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Thread: best trail app?

  1. #1
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    best trail app?

    so I always hear people talking about trailforks, I have used Alltrails alot, and I also have used MTB Project. Which one does everyone prefer?

  2. #2
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    If you're talking about researching and deciding where to ride, why choose? Use them all. I also use OSM and the Strava heat map.

    As far as a phone app for navigation and recording ride data, IDK. I use a Garmin.
    What, me worry?

  3. #3
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    I'd say it depends on the geographic locale in which I am riding.

    Because the individual users that frequent each, and upload/update trails, have their preferences, one app can be better or worse than the others for different areas.

    The simple answer is to use them all (OSM, Strava, TF, MTBP).
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  4. #4
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    I can certainly attest to different apps being preferred regionally and having better databases in some places but not others.

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    I've tried them all, and occasionally go through them again to see if there's anything new worth considering. I always come back to Trailforks. The number one reason for me is it 100% does not require an internet connection while riding. Other pluses for me (in no particular order):

    I can leave it running all day, and it uses no measurable battery power.

    Fast and simple.

    Free, and no ads.

    Most accurate and complete trail data across the board, in my experience.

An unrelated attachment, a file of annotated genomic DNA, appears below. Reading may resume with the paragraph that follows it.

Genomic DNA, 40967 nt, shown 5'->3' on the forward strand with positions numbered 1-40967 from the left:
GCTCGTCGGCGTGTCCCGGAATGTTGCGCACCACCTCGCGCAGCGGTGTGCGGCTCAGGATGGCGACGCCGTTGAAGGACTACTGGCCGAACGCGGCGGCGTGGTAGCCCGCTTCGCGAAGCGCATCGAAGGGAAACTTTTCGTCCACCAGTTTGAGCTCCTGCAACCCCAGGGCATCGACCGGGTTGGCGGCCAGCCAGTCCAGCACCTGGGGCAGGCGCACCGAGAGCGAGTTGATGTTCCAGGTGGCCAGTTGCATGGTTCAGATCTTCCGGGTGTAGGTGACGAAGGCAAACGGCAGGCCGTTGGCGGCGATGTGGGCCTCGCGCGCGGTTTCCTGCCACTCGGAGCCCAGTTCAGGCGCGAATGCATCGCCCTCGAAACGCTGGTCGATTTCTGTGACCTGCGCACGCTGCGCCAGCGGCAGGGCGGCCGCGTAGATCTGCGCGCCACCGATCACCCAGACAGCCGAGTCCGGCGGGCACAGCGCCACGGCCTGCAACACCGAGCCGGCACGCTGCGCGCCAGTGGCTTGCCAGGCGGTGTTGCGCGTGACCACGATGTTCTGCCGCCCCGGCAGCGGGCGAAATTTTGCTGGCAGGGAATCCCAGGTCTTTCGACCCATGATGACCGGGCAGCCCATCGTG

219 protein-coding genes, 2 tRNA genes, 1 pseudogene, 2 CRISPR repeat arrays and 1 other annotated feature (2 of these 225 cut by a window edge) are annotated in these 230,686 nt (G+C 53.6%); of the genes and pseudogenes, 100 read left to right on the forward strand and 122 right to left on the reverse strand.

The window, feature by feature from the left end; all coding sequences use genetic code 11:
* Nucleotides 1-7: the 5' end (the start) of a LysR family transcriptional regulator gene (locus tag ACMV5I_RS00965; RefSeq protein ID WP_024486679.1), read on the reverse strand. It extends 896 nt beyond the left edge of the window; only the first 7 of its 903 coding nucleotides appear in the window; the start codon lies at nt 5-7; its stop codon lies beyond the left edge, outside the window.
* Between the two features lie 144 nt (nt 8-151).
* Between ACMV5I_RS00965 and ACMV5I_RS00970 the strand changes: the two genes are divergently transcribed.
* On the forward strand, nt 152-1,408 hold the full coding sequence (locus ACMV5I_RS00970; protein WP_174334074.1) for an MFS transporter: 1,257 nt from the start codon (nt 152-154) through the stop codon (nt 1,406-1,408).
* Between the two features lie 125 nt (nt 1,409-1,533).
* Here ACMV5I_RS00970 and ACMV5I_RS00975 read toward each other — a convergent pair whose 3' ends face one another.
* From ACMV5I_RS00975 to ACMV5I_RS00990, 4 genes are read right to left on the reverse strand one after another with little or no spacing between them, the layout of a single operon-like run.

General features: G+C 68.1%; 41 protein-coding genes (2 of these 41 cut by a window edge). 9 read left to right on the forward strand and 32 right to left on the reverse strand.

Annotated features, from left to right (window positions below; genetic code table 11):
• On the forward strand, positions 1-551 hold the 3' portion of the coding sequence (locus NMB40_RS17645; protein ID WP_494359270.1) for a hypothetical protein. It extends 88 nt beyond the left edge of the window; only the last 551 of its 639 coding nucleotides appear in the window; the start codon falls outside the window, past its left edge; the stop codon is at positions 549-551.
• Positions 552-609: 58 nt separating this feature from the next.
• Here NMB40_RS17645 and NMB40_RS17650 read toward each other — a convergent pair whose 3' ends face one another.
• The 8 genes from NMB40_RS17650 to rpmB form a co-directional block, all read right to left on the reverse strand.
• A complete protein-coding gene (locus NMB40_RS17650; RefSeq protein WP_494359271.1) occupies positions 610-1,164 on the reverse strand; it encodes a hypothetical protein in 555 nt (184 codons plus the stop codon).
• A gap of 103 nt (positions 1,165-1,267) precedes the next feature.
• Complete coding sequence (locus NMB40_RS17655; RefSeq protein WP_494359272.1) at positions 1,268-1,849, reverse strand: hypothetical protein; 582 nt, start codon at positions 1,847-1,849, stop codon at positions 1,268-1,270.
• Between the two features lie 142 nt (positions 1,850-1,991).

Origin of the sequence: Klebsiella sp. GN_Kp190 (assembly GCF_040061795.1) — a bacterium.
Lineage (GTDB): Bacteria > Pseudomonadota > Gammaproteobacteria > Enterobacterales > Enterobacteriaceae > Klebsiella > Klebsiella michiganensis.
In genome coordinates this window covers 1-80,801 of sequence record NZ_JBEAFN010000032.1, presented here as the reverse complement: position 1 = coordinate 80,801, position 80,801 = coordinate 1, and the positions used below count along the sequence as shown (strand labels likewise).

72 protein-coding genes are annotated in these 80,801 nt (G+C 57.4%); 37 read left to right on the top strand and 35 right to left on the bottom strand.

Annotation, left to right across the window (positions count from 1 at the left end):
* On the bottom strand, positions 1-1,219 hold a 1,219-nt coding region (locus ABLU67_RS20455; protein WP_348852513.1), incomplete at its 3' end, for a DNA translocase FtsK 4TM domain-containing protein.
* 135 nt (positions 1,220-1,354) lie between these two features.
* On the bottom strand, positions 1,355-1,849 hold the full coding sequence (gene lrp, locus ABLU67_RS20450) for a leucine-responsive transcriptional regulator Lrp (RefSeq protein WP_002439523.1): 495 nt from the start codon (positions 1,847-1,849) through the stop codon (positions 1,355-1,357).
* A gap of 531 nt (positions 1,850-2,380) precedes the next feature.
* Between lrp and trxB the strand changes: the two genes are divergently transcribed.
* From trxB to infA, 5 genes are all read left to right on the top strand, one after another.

Easy to filter type of trails (MTB, vs hike, etc.).

    Great desktop web interface.

    Accurate/fast heads up (rotating) navigation - great for intersections on unknown trails.

    Nice road trip and ride planner.

    Useful spreadsheet like ride logs via the desktop.

    Like I said, I try others from time to time, and always come back to Trailforks. But, like everything, it's also a matter of personal preference.
    You didn't quit riding because you're old, you're old because you quit riding.

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    Looking at my phone for something like which way to turn at a trail intersection, or a "hmm wonder where that one goes" when I see a spur off the trail? Trailforks is all I use.

    To be fair, I had MTB Project, Alltrails and a couple others on my phone at one time and I don't recall anything noteworthy about them that caused me not to use them. I just realized that for me I was using Trailforks most of the time and deleted the others since they weren't being used.

  7. #7
    Nat
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    For fitness tracking I use Strava.

    For trail selection I use Trailforks.

    For navigation in addition to Trailforks I use GaiaGPS. Gaia isn't mtb-specific though but it has decent contour lines. It's not quite as informative as a quad map but decent for an app.

  8. #8
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    finding trails: Trailforks- great for planning rides in advance and learning what to expect on unfamiliar trails the website is good too.

    tracking fitness stuff: Garmin (syncs with my watch)

    social: Strava. I don't care to come compare my stats with other Strava users, but I like to see what my riding buddies have been up to, especially since I mostly ride solo in the COVID madness.

  9. #9
    Nat
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    Quote Originally Posted by mack_turtle View Post

    social: Strava. I don't care to come compare my stats with other Strava users, but I like to see what my riding buddies have been up to, especially since I mostly ride solo in the COVID madness.
    I enjoyed the leaderboard feature of Strava, but now that it's only available to subscribers I don't get to see it. I guess I didn't like it enough to pay $5 a month for it. There's only one local segment in which I'm in the top 10 so at least I get to see that once in a while, ha ha.

  10. #10
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    Quote Originally Posted by TheBaldBlur View Post
    To be fair, I had MTB Project, Alltrails and a couple others on my phone at one time and I don't recall anything noteworthy about them that caused me not to use them. I just realized that for me I was using Trailforks most of the time and deleted the others since they weren't being used.